MA Casinos Can Keep The Party Going Until 4 AM With New Liquor Laws

Written By Steve Ruddock on July 21, 2017
two glasses of alcohol clinking

[toc]Massachusetts isn’t a “dry” state. However, if you want a drink after 2 a.m., you’re pretty much out of luck. In most parts of the state, last call is at 1 a.m. Thanks to a provision in the latest fiscal budget, there will very likely be two places that serve alcoholic beverages after 2 a.m. in the not too distant future: the state’s casinos.

Because of that provision, when MGM Springfield opens in 2018 and Wynn Boston Harbor opens in 2019 they’ll be capable of procuring a liquor license from the Massachusetts Gaming Commission. That license will allow them to serve alcohol until 4 a.m.

There is a mandated four-hour blackout period from 4 a.m. to 8 a.m. The extended hours doesn’t apply to the sale of beverages at restaurants or bars inside the casino. In fact, the sale or distribution is restricted to “patrons who are actively engaged in gambling.”

Per the fiscal budget:

“Notwithstanding any general or special law or regulation to the contrary, in issuing a gaming beverage license pursuant to section 26 of chapter 23K of the General Laws, the Massachusetts gaming commission shall describe the scope of the particular license and any restrictions and limitations, provided, however, that a gaming beverage license may permit the sale or distribution of alcoholic beverages beyond the hour of 2 a.m. only to patrons who are actively engaged in gambling as defined in section 2 of said chapter 23K; and provided, further, that a gaming beverage license shall not permit the sale or distribution of alcoholic beverages between the hours of 4 a.m. and 8 a.m.”

Another reason to go to MA instead of CT

The decision to extend alcohol service hours will give Massachusetts casinos a leg up on their closest competitors in Connecticut. Both Mohegan Sun and Foxwoods stop alcohol service at 2 a.m.

A  spokesman for the Massachusetts House’s budget-writing committee told as much. He said the provision is designed to “help maximize the potential of the gaming industry in Massachusetts” and “ensure competitiveness.”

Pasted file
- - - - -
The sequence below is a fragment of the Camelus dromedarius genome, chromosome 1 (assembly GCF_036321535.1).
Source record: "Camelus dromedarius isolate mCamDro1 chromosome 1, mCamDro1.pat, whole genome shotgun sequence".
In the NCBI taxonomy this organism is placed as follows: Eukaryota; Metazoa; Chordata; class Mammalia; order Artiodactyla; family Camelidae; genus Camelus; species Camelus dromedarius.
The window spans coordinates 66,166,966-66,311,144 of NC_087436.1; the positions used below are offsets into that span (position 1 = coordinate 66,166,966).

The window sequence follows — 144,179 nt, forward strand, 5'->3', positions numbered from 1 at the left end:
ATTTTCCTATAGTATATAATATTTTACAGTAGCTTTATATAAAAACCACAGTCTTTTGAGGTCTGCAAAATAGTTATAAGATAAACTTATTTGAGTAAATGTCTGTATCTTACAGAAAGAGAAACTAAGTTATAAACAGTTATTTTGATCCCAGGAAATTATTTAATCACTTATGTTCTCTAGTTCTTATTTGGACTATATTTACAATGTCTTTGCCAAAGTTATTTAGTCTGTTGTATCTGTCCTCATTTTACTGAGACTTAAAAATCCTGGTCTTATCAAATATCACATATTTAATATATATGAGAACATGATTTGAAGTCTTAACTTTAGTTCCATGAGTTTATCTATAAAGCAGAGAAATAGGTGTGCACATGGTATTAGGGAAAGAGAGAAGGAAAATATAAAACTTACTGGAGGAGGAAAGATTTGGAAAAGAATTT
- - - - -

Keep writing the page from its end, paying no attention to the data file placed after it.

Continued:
Of course, the move by Massachusetts may spur on a similar change to hours of alcohol service in Connecticut.

MGC can deny request

The state is allowing casinos to serve alcohol after 2 a.m. However, the MGC will determine a casino’s liquor hours on a case-by-case basis.

“If a licensee makes a request to extend drinking hours pursuant to the amended statute, the Commission would expect to conduct an extended public discussion on the issue and hear from a full range of constituencies, but at this point no such request has been made,” Massachusetts Gaming Commission Communications Director Elaine Driscoll told WWLP 22 News.

MGM Springfield plans to file such a request. The casino is hoping to serve alcohol from 8 a.m. to 4 a.m. as well as offer comp drinks on the gaming floor.

Also speaking to WWLP, MGM Springfield spokesperson Carole Brennan said:

“MGM Springfield is evaluating the opportunity for extended alcohol hours provided by the Legislature. We would work with the City of Springfield and the Massachusetts Gaming Commission to advance a policy that ensures MGM Springfield’s successful operation for both the community and our guests.”

Some casinos may not apply for extended liquor hours

Plainridge Park Casino is a slots parlor located in Plainville, Massachusetts. It is also the only casino currently open in Massachusetts. The casino reached an agreement with the town that it would stop serving alcohol at 1 a.m. That puts the casino in the same boat as the town’s other establishments. Nonetheless, state law permits some establishments in Plainridge to serve until 2 a.m.

According to the Attleboro Sun Chronicle, Plainridge Park reached the agreement after Plainville Police Chief James Alfred raised concerns that local bar goers might flock to Plainridge during the 1 a.m. to 2 a.m. hour to get another drink or two before heading home.

Plainridge Casino says it has no interest in changing its agreement with the town, even though it would now be able to serve alcohol until 4 a.m.

Alfred did say that resort casinos are a different ball of wax. After all, people tend to stay on site and aren’t drinking and driving. Whereas the Plainridge Casino doesn’t have a hotel, so pretty much every customer gets in their car and drives home.

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Steve Ruddock

Steve Ruddock is a veteran of the poker media, contributing to offline and online publications centered on the regulated US online gambling industry. These include,, as well as USA Today. Steve is based in Massachusetts and is also a poker player.

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